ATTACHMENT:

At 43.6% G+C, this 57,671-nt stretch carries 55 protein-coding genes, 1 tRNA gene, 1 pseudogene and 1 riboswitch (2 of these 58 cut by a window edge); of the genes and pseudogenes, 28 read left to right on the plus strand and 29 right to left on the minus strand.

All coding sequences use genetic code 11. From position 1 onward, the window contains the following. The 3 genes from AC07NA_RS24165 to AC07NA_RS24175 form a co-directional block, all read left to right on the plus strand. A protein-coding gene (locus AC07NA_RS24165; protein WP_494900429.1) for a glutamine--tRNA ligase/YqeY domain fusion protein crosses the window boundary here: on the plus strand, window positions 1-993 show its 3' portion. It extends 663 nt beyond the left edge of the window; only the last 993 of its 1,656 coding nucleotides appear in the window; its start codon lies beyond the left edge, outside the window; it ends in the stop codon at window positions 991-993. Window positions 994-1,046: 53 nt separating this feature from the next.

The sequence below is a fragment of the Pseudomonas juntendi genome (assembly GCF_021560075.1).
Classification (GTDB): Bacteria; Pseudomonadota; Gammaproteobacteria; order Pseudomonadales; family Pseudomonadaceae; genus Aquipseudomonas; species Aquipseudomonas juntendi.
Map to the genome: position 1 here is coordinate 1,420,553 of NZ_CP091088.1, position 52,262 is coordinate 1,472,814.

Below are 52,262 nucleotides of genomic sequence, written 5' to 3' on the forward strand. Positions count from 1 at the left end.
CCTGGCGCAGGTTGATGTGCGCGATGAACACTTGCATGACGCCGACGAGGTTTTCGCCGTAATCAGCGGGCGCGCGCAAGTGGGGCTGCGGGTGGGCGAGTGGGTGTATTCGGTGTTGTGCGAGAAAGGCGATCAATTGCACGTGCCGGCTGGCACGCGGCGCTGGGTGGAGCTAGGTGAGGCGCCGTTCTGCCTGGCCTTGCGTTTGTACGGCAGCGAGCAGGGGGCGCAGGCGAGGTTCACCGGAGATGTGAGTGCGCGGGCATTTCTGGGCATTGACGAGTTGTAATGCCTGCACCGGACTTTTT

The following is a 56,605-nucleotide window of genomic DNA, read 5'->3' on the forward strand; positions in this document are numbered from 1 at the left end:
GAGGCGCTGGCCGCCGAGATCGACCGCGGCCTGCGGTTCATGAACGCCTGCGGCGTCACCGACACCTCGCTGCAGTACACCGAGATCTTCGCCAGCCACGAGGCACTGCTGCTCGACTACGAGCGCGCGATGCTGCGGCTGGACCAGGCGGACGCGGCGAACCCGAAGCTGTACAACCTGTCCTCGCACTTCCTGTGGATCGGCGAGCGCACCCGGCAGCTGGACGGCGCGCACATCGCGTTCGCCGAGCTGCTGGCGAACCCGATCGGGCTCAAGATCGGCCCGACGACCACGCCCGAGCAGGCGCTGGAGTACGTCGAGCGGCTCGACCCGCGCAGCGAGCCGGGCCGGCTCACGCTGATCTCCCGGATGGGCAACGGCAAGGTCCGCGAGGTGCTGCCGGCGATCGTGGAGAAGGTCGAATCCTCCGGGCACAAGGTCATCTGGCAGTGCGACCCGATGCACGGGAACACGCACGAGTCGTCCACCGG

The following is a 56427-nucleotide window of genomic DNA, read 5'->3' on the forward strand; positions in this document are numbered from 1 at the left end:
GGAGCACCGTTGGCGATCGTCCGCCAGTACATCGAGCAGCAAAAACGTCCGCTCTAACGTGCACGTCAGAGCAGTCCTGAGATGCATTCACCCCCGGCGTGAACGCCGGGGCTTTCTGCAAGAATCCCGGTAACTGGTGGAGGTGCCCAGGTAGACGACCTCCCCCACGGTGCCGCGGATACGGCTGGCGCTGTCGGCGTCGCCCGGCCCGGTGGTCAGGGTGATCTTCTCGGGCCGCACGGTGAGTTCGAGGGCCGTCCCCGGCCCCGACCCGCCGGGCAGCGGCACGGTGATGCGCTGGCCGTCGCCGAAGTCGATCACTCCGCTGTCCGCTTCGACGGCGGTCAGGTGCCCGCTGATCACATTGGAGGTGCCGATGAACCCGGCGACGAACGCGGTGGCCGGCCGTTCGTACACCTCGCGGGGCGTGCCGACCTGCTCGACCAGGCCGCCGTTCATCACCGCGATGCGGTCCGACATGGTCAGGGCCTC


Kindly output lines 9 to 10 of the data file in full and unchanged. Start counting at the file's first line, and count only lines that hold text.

GAGGCGCTGGCCGCCGAGATCGACCGCGGCCTGCGGTTCATGAACGCCTGCGGCGTCACCGACACCTCGCTGCAGTACACCGAGATCTTCGCCAGCCACGAGGCACTGCTGCTCGACTACGAGCGCGCGATGCTGCGGCTGGACCAGGCGGACGCGGCGAACCCGAAGCTGTACAACCTGTCCTCGCACTTCCTGTGGATCGGCGAGCGCACCCGGCAGCTGGACGGCGCGCACATCGCGTTCGCCGAGCTGCTGGCGAACCCGATCGGGCTCAAGATCGGCCCGACGACCACGCCCGAGCAGGCGCTGGAGTACGTCGAGCGGCTCGACCCGCGCAGCGAGCCGGGCCGGCTCACGCTGATCTCCCGGATGGGCAACGGCAAGGTCCGCGAGGTGCTGCCGGCGATCGTGGAGAAGGTCGAATCCTCCGGGCACAAGGTCATCTGGCAGTGCGACCCGATGCACGGGAACACGCACGAGTCGTCCACCGG

The following is a 56427-nucleotide window of genomic DNA, read 5'->3' on the forward strand; positions in this document are numbered from 1 at the left end: